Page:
The negative employment and social developments across Europe since the start of the crisis, coupled with increased fiscal constraints and changing migration patterns, have led to increasing depictions of EU and third-country immigrants as ‘abusers’ of their social protection systems. Member States have accordingly sought reduce migrants’ ability to access social protection benefits, despite the fact that they are disproportionately at risk of poverty and social exclusion.
This project looks at the different strategies that migrants have to access social protection within (post) crisis Europe and does so by explicitly integrating social policy and migration studies’ approaches on the phenomenon. More precisely, it aims to study transnational social protection, that we define as migrants’ cross-border strategies to cope with social risks in areas such as health, long-term care, pensions or unemployment that combine entitlements to host and home state-based public welfare policies and market-, family- and community-based practices.
This study thus consists in, first, identifying the social protection policies and programs that home countries make accessible to their citizens abroad, and then compiling this information into an online database. We will then aggregate the results of the database into a Transnational Social Protection Index (TSPIx) in order to determine the overall level of engagement of each state with citizens abroad in a comparative way.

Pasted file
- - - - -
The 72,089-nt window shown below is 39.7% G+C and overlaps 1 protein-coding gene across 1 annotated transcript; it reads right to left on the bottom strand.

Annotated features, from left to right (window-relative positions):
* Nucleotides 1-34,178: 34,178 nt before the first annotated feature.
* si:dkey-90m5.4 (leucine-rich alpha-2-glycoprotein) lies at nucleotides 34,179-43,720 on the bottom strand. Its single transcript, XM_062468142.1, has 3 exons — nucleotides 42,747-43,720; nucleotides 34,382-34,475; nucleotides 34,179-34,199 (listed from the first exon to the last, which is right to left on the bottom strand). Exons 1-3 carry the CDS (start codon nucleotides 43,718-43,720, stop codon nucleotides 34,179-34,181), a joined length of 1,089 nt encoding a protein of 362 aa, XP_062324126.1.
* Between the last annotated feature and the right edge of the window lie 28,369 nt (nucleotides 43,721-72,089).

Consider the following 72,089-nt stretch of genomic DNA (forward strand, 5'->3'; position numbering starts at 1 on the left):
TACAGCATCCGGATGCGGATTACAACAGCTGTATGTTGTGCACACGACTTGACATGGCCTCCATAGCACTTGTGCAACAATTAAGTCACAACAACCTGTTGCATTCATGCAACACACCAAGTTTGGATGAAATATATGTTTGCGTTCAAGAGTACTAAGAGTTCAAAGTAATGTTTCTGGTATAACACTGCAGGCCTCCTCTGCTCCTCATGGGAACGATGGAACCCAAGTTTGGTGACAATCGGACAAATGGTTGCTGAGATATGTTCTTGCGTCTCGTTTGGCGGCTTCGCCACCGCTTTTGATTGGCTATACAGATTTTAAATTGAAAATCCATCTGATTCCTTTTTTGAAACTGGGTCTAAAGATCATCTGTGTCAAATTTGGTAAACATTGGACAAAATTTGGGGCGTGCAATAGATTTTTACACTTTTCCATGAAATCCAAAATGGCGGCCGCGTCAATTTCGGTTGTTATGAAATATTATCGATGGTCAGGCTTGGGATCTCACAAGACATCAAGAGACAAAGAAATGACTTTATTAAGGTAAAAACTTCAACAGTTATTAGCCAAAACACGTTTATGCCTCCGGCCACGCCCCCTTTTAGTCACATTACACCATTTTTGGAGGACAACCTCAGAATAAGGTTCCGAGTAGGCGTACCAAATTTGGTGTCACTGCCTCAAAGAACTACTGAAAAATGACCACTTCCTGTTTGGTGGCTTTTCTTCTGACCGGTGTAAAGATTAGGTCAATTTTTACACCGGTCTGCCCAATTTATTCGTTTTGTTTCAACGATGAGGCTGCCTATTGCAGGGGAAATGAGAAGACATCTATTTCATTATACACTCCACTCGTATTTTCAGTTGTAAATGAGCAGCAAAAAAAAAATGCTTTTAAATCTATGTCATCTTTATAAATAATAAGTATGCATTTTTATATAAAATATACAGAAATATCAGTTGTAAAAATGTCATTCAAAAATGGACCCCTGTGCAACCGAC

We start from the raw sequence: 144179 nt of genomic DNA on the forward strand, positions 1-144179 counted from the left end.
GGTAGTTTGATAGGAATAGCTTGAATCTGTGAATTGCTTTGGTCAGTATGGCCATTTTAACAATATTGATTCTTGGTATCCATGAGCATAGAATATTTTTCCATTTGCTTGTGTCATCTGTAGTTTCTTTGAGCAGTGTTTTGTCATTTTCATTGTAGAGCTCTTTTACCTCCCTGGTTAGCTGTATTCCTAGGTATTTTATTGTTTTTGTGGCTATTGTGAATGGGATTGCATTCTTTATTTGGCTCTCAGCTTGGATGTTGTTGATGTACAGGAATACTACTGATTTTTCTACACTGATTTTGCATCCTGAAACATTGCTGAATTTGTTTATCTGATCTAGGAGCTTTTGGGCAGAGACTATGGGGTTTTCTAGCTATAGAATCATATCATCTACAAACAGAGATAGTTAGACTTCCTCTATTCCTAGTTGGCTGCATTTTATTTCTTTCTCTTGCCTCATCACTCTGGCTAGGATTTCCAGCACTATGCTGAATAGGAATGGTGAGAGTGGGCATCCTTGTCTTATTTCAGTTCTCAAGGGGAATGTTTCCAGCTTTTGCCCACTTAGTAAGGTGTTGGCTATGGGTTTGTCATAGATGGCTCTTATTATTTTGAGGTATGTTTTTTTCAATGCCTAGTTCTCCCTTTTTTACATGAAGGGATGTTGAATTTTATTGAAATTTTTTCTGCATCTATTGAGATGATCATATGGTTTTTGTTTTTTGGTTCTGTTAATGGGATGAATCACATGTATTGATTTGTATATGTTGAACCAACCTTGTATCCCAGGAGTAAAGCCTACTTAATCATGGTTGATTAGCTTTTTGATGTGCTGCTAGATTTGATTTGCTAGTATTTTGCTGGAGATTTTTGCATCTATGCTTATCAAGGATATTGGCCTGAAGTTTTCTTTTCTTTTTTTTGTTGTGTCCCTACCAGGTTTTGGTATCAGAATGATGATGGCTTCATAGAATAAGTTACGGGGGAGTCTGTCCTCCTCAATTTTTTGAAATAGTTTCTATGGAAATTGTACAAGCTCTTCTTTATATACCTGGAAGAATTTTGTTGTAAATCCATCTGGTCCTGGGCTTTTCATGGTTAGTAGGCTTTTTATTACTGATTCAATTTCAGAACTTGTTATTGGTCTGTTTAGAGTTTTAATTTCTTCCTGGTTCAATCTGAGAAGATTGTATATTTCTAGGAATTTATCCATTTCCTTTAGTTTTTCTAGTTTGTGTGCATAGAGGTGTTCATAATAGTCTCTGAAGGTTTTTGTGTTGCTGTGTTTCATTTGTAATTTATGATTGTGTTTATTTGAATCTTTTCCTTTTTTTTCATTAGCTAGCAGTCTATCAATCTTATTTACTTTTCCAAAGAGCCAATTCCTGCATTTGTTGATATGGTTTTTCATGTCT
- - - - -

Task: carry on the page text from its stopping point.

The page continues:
Second, on the basis of the results of the index, we will select case studies of migrants from two EU and two non-EU countries that vary in their level of engagement in providing social protection to their citizens abroad. We will then undertake multi-sited ethnographic fieldwork to qualitatively assess the informal social protection strategies used by migrants and examine their interaction with formal host and home state social protection provision.
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